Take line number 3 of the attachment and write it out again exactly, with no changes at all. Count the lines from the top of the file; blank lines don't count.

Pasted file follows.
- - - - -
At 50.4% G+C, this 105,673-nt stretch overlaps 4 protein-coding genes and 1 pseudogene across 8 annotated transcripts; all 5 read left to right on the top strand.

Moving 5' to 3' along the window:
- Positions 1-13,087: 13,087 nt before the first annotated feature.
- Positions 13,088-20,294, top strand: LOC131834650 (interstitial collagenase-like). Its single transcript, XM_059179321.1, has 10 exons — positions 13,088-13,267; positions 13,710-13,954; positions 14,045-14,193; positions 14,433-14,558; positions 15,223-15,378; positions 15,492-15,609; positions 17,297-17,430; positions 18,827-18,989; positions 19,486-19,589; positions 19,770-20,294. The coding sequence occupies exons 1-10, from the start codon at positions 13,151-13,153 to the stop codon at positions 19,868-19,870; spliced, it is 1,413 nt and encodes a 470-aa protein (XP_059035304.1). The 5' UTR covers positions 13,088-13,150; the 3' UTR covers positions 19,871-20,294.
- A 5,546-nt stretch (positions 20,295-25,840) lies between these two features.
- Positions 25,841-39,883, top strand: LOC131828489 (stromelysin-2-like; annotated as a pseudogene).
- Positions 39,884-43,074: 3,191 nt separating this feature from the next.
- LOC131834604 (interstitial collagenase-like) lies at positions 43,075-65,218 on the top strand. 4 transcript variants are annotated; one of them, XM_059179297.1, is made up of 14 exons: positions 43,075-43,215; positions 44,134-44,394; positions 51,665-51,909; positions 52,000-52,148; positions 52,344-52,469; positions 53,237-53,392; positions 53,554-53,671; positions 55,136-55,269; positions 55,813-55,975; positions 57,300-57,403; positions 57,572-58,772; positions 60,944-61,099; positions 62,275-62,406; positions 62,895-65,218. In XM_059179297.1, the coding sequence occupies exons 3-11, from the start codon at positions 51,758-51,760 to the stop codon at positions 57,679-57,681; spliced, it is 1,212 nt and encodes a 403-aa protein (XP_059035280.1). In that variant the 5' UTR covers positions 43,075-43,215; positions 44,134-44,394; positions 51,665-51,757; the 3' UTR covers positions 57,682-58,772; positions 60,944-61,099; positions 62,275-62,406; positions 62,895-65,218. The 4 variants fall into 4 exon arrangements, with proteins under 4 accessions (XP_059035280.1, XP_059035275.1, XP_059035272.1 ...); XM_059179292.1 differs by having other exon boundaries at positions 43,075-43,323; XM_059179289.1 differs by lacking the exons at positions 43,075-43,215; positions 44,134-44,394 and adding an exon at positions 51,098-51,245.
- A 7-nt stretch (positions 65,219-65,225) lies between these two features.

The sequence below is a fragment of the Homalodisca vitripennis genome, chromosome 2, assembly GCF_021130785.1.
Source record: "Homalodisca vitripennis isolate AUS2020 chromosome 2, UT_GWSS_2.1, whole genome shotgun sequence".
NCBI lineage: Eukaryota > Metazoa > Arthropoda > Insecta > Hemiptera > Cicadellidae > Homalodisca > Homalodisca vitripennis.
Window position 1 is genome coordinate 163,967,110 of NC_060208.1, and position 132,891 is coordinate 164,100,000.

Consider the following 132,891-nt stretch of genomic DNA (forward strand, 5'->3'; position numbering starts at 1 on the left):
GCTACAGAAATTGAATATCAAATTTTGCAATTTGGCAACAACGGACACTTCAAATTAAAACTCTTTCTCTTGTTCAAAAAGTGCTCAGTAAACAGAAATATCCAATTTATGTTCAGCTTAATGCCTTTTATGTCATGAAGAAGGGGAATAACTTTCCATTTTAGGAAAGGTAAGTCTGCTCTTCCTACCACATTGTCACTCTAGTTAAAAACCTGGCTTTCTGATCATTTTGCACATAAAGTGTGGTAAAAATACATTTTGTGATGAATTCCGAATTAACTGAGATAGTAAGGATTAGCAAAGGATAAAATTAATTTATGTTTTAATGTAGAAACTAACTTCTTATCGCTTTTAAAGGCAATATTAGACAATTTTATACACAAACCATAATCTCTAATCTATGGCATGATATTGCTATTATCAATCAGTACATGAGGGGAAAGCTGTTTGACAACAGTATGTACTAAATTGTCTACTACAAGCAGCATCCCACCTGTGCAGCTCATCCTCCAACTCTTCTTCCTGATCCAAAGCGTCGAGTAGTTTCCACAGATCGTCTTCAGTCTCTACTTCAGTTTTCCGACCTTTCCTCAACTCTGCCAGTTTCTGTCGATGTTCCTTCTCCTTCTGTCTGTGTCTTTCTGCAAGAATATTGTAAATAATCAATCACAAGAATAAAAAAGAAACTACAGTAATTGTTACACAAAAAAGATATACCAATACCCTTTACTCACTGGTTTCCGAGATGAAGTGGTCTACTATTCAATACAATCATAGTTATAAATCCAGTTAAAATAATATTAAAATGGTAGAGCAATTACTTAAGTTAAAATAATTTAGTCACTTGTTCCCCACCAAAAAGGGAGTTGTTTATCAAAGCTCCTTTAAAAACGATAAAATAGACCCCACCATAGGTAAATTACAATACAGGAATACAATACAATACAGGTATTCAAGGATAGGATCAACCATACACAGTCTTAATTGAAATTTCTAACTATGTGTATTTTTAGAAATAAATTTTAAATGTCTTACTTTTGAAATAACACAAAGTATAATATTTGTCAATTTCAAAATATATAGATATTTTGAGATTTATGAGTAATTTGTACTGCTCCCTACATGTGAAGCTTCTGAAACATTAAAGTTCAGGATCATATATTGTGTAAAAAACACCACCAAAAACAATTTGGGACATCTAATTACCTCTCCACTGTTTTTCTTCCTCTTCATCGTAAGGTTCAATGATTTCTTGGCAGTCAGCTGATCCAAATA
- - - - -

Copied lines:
- Positions 1-13,087: 13,087 nt before the first annotated feature.